Interview: Found Footage Festival

Found Footage Festival

I first saw the Found Footage Festival when they came to the Soho Theatre last year. You can read my review here. They are back this year with a new selection of obscure clips to make you cringe and laugh at the same time. The tour ends at the Leicester Square Theatre as part of the Brooklyn Brewery Mash Festival, which mixes beer, food and comedy. Among the delights promised at these latest FFF gigs are the following:

• A new exercise video montage featuring a Christmas-themed workout, a martial arts fitness regimen called “Tiger Moves,” and a tape called “Butt Camp”
• Newly unearthed footage of the world’s most obnoxious home shopping hosts, John & Johnny (c. 1987), and the long-awaited reunion orchestrated by the FFF curators
• Exclusive footage of the Chef Keith news prank the curators pulled on news stations in the Midwest over the holidays.
• A bizarre instructional video from 1997 with the redundant title, “How to Have Cybersex on the Internet”

Beyond The Joke caught up with FFF's Nick Prueher and asked him a few questions... 

BTJ: This show is different because you actually have an English clip for the first time - how did that come about?

Nick Prueher: We are very exciting because we actually have a British video to show off this time around. I don't want to give too much away, but we found it at a charity shop in London last year and it's a carriage driving instructional video. The title is what really sold us: "Between the Shafts." We'll be showing deconstructing it as part of this year's VHS Cover Slideshow.

BTJ: Do you think there is a difference between what Brits and Americans stick in their garages and junk shops? 

NP: There is a bit of a difference, yes. For example, we find a lot more cricket bloopers and Cliff Richard videos in the UK, whereas in America it's baseball bloopers and David Hasselhoff. Also, at least in the charity shops we've been to, there are some decent clothes that have been well organized. Most of the thrift stores we go to in the States are unfiltered garbage haphazardly tossed on shelves. For our purposes, it's actually easier to sort through the garbage than the well curated stuff.

BTJ: You just about predated YouTube - has Youtube helped what you do or challenged it, or do you feel you are doing something different – I guess maybe you edit and choose what to feature whereas anything legal can be on youtube?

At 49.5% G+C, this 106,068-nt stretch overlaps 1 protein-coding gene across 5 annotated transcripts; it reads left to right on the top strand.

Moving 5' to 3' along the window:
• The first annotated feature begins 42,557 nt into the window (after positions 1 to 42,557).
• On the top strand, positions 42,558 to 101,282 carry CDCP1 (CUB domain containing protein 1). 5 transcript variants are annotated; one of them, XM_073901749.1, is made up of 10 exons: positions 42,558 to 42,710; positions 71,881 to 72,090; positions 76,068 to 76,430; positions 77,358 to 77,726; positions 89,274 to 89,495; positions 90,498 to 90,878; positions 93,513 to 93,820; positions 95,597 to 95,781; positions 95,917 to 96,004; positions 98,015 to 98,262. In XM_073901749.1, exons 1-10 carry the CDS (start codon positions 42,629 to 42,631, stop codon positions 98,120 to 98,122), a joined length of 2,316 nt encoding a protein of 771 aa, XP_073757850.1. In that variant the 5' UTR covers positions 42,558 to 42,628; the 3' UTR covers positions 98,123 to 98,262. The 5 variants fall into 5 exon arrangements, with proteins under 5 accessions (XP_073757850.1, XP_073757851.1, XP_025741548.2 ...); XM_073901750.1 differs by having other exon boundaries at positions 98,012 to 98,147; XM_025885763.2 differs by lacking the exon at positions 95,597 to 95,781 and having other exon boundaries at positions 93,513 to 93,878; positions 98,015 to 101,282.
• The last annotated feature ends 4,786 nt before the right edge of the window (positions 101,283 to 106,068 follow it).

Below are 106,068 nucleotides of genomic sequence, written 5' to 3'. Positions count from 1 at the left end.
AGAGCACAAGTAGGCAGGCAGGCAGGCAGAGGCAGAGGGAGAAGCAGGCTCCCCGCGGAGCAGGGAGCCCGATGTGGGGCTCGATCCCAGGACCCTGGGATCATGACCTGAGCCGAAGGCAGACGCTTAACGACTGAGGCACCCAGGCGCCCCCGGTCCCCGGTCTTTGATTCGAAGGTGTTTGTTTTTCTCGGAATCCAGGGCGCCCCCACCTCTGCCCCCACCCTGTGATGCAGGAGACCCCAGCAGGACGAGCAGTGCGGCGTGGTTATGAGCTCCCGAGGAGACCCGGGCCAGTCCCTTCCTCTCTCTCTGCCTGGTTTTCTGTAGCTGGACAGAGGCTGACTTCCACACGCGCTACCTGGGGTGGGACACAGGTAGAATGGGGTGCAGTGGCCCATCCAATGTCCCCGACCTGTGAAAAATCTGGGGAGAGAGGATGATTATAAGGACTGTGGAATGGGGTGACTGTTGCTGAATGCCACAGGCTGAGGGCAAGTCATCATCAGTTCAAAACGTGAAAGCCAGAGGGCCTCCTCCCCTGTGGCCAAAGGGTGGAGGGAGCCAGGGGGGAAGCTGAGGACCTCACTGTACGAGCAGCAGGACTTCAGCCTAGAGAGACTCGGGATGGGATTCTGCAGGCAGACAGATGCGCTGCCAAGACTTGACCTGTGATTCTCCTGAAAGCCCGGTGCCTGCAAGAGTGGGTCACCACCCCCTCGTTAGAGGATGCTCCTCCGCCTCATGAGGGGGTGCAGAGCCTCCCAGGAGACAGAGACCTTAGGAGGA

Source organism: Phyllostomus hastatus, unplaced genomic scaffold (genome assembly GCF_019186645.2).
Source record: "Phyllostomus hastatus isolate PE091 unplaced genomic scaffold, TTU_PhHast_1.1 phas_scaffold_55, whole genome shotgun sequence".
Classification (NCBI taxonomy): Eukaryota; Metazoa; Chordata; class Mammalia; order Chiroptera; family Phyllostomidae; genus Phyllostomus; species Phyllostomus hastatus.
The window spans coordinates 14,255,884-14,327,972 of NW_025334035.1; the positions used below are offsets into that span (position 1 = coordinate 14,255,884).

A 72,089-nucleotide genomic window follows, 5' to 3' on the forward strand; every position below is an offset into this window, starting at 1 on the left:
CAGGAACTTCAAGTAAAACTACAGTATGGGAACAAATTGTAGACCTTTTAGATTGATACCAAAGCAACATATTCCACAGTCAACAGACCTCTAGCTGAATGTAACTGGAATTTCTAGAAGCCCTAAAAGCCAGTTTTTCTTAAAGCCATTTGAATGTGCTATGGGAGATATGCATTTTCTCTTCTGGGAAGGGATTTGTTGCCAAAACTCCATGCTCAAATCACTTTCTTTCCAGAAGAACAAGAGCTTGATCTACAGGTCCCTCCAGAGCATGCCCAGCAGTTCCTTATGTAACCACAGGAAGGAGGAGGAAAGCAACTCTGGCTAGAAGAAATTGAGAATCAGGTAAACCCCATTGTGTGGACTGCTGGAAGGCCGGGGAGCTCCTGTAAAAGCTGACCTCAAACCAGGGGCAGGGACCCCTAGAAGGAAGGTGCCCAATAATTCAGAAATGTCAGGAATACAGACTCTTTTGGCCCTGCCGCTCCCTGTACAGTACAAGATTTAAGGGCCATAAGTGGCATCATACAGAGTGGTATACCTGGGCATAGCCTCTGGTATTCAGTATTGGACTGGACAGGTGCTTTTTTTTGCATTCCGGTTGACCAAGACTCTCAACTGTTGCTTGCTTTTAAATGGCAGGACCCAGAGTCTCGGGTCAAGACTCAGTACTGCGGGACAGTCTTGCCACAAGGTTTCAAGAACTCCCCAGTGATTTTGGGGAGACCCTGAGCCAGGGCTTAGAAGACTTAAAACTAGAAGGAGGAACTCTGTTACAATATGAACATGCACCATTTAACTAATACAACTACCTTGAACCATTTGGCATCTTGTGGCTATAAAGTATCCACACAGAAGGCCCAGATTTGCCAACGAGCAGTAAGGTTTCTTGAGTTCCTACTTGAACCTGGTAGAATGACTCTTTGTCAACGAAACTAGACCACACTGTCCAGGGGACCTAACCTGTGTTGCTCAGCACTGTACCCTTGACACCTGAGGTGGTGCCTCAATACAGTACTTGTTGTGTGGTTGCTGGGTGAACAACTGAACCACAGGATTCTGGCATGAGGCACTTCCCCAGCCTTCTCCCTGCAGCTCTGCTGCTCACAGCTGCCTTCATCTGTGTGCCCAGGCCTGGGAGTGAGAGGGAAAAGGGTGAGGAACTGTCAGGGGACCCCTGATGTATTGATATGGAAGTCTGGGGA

NP: We don't take any videos from the internet - they're all on all physical media that's been found somewhere - and we weren't sure how YouTube would affect the show when it started getting going. But if anything it's helped the show. With such a plethora of material out there - some good, most bad - I think people appreciate the role of curators now more than ever. That's really where we come in, separating the wheat from the chaff and only serving up the best stuff.

The other, perhaps bigger, reason it's helped is that our show holds a candle for the good old days where you'd sit around in a room with your friends and watch stuff together. There's a big difference between watching a funny video on a little two-inch window on your laptop at work and watching it on the big screen in a dark room full of people drinking beer. We try to recreate that communal experience every night at the show and I think that's why people keep coming back.

BTJ: Have you had interesting contributions from other countries or is the British video your first international addition?

NP: We've certainly had our fair share of Canadian videos in the show--a hockey team music video and things like that--but I don't really count that as international. One of our big goals as we enter our second decade is to expand the show and made an all-international edition. We are definitely searching far and wide for new videos while we're on tour here in the UK, but we're only here for two weeks. That's why we'd encourage who's found videos where they live in England to please bring them to the show or send them to us via our website (www.foundfootagefest.com).

BTJ: Can you keep doing this for ever? I guess when you started a lot were on VHS, are they now on DVD? I suppose they will run out one day as everything goes digital?

NP: It does worry us that VHS is a non-renewable resource, so eventually we will find all the tapes. We're not proud of this but we have dabbled in DVD lately. Before a show in Memphis, Tennessee last year we stopped at a thrift store and found a DVD from 2003 called "Sing Like the King." It was an instructional video for Elvis impersonators, hosted by an Elvis impersonators--too good to pass up. It's encouraging to know that, even the formats may change, the bad ideas are here to stay, and that means we'll be doing this show indefinitely.

For full tour dates click on 'next' below on the right.

 

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